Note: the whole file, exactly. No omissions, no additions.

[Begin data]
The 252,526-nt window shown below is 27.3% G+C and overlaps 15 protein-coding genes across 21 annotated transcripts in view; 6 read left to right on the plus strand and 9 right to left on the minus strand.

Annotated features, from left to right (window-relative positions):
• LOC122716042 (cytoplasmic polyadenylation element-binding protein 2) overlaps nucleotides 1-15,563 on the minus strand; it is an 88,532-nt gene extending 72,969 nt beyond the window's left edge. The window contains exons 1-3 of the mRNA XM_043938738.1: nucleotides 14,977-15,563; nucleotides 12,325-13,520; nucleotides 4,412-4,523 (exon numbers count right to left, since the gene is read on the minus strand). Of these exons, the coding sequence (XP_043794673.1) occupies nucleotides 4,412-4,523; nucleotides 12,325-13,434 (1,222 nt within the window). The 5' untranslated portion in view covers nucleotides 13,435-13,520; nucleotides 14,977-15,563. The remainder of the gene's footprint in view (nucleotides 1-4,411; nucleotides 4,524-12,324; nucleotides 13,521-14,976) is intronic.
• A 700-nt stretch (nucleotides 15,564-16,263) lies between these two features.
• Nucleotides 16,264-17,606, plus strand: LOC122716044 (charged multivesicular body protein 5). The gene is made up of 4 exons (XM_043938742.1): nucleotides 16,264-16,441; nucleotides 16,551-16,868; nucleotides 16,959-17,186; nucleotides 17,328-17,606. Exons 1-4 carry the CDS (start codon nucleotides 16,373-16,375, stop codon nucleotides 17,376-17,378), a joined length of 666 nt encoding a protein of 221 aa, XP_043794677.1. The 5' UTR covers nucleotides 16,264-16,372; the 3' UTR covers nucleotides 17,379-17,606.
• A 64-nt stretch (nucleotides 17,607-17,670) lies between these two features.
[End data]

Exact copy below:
The 252,526-nt window shown below is 27.3% G+C and overlaps 15 protein-coding genes across 21 annotated transcripts in view; 6 read left to right on the plus strand and 9 right to left on the minus strand.

Annotated features, from left to right (window-relative positions):
• LOC122716042 (cytoplasmic polyadenylation element-binding protein 2) overlaps nucleotides 1-15,563 on the minus strand; it is an 88,532-nt gene extending 72,969 nt beyond the window's left edge. The window contains exons 1-3 of the mRNA XM_043938738.1: nucleotides 14,977-15,563; nucleotides 12,325-13,520; nucleotides 4,412-4,523 (exon numbers count right to left, since the gene is read on the minus strand). Of these exons, the coding sequence (XP_043794673.1) occupies nucleotides 4,412-4,523; nucleotides 12,325-13,434 (1,222 nt within the window). The 5' untranslated portion in view covers nucleotides 13,435-13,520; nucleotides 14,977-15,563. The remainder of the gene's footprint in view (nucleotides 1-4,411; nucleotides 4,524-12,324; nucleotides 13,521-14,976) is intronic.
• A 700-nt stretch (nucleotides 15,564-16,263) lies between these two features.
• Nucleotides 16,264-17,606, plus strand: LOC122716044 (charged multivesicular body protein 5). The gene is made up of 4 exons (XM_043938742.1): nucleotides 16,264-16,441; nucleotides 16,551-16,868; nucleotides 16,959-17,186; nucleotides 17,328-17,606. Exons 1-4 carry the CDS (start codon nucleotides 16,373-16,375, stop codon nucleotides 17,376-17,378), a joined length of 666 nt encoding a protein of 221 aa, XP_043794677.1. The 5' UTR covers nucleotides 16,264-16,372; the 3' UTR covers nucleotides 17,379-17,606.
• A 64-nt stretch (nucleotides 17,607-17,670) lies between these two features.